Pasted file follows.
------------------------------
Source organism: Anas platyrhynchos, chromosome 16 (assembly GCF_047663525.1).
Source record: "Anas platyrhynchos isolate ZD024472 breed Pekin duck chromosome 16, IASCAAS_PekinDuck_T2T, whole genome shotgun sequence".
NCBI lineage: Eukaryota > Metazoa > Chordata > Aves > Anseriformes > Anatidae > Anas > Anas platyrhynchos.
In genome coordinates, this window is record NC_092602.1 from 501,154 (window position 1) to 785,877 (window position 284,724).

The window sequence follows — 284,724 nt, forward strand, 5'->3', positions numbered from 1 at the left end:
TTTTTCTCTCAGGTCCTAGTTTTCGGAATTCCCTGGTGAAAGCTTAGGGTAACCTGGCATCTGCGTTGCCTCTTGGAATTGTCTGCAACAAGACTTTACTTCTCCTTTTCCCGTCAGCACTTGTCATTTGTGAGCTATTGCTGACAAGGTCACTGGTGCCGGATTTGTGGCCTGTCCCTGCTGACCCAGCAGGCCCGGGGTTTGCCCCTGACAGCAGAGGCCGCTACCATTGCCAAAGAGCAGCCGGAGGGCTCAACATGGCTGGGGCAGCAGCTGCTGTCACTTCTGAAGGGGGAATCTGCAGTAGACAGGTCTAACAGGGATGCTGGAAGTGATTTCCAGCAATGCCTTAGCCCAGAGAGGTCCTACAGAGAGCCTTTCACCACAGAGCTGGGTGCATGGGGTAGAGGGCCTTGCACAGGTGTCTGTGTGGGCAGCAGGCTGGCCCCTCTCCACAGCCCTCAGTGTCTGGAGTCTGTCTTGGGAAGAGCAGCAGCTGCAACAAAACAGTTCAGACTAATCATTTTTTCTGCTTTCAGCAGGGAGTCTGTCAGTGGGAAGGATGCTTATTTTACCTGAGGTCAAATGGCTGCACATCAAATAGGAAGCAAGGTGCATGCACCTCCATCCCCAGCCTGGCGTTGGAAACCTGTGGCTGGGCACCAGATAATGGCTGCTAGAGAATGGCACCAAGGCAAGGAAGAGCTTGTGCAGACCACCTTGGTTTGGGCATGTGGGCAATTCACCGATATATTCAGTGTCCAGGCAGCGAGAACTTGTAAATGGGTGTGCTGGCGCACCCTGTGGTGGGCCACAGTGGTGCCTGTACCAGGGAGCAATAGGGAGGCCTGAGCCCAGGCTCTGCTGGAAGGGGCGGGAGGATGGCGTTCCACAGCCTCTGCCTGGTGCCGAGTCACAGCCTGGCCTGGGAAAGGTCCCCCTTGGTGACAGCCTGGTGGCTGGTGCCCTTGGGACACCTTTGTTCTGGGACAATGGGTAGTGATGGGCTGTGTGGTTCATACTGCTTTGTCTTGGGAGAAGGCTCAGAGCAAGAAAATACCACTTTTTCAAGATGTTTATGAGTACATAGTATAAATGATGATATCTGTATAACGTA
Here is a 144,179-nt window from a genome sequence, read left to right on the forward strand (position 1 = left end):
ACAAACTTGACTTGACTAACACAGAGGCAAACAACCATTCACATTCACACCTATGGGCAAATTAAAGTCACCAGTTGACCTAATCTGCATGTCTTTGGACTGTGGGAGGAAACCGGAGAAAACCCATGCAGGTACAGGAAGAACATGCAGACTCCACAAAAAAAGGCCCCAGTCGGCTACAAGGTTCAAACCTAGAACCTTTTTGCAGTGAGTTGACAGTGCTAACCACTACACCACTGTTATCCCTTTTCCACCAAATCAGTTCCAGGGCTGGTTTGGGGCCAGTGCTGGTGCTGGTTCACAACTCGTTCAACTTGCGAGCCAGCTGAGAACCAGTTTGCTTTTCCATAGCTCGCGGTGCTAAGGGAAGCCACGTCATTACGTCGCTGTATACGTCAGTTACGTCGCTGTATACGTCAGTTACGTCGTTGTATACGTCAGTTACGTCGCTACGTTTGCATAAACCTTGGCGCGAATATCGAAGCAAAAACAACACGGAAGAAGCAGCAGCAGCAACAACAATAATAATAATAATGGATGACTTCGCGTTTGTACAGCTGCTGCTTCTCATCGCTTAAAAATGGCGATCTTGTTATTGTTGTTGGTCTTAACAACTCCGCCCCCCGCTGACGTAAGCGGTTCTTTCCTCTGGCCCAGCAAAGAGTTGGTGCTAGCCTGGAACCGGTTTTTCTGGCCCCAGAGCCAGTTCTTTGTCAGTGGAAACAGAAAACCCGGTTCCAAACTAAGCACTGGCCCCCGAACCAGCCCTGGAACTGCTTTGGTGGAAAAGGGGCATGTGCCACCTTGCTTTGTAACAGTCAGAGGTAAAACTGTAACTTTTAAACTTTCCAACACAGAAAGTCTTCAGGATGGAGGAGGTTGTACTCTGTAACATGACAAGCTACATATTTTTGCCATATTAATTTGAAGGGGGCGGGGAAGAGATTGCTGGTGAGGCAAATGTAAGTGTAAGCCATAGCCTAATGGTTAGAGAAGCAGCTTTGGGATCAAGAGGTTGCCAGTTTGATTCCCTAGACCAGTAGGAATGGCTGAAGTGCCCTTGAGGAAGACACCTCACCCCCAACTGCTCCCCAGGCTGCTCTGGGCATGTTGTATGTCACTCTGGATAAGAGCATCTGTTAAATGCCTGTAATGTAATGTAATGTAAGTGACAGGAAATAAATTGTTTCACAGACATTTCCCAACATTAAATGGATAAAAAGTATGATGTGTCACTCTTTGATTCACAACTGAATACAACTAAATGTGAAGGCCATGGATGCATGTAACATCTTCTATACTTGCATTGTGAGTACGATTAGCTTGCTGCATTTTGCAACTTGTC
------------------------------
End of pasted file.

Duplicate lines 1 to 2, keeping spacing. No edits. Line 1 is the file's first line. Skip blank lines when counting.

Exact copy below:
Source organism: Anas platyrhynchos, chromosome 16 (assembly GCF_047663525.1).
Source record: "Anas platyrhynchos isolate ZD024472 breed Pekin duck chromosome 16, IASCAAS_PekinDuck_T2T, whole genome shotgun sequence".